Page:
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This is the first time I've seen this in my pictures and can't quite figure out what it is / how it fix it / or how to avoid it in the future. Was wondering if anyone here had any ideas?

The thing in question are those speckled bits on the buildings and a few red ones in the sky on the left. speckled bits on the buildings

After a bit of research, I thought maybe they are hot pixels (never encounter them before either, just looked up about them recently), but in my other shots, those pixels in those locations are fine nor do they shot up in other similar shots (or at least I don't notice them). They seem to be fixed to that location on the building regardless of position/zoom.

Another example of them, though this one has less (cropped from a larger picture, but it was from the middle of the shot extending to the right of the frame). more speckled bits on the buildings

Between the two shots, these buildings were roughly 90 degrees relative to me on opposite shores, so I doubt it is some crazy reflection from somewhere.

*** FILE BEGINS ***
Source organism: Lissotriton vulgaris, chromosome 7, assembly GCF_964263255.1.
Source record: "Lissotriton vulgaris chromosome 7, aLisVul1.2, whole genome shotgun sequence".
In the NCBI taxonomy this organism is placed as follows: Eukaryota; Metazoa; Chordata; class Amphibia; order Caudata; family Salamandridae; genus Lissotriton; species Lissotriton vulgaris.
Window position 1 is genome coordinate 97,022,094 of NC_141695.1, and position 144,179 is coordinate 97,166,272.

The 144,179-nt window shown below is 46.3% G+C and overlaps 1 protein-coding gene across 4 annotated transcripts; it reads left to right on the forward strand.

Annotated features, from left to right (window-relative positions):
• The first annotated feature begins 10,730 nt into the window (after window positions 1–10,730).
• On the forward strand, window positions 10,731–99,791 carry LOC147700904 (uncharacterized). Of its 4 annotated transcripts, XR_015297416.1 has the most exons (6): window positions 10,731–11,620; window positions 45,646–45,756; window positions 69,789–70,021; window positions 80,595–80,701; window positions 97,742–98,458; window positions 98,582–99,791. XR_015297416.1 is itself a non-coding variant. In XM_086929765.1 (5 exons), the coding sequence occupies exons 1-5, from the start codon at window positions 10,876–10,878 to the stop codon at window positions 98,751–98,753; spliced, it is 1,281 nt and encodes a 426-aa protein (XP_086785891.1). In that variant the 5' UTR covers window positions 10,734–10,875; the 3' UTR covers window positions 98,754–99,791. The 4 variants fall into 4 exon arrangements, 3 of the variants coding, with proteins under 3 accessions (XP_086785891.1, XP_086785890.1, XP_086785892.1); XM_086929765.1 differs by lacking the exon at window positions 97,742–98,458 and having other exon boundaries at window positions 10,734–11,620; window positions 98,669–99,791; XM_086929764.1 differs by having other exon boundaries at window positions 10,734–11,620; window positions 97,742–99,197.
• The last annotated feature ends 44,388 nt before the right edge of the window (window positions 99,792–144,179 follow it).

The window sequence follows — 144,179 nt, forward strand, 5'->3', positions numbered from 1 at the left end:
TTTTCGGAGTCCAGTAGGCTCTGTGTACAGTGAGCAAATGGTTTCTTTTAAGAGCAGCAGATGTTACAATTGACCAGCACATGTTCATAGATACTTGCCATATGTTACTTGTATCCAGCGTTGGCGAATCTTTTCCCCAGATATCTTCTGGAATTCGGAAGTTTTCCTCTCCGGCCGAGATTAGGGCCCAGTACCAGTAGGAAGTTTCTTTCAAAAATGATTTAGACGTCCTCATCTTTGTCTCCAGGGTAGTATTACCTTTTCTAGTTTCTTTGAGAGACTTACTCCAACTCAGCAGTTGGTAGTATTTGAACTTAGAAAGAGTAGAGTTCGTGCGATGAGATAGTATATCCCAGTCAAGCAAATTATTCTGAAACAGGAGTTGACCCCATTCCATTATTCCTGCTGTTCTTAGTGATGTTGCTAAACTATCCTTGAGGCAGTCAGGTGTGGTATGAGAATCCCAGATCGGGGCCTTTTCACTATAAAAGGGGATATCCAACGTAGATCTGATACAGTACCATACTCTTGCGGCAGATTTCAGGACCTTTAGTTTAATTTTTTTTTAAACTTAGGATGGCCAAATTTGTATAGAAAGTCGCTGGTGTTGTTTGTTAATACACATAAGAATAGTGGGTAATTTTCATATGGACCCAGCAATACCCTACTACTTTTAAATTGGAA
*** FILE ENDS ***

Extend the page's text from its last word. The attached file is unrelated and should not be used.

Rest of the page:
I'm using a canon 550d (T2i) and the first picture taken 5" shutter, iso400, and F5.6. The second picture is similar: 6", iso400, F4. Both using kit lens (18-55mm) on a tripod with no filter on. Both those pictures were also from a set of bracketed shots and the spekcles show up in all of them in the same places at slightly different brightnesses. Exposures went from 1.3" to 20" and 1.6" to 25" with everything else was fixed. Was also shooting in raw.

If it mattered, an hour or two before, I was shooting in near pitch black (no bright light sources) with up to 150" exposures. No issues in those shots though.

Added links to the full res pictures:

First image:

Second image:

First image again at +2 exposure:

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Can you post these images at a much higher resolution please? Its quite hard to see at this size (feel free to water-mark them for copyright purposes) –  Darkcat Studios Nov 1 '13 at 16:47
Check out [this][1] question. I think the causes are pretty much the same. [1]:… –  BobT Nov 1 '13 at 17:56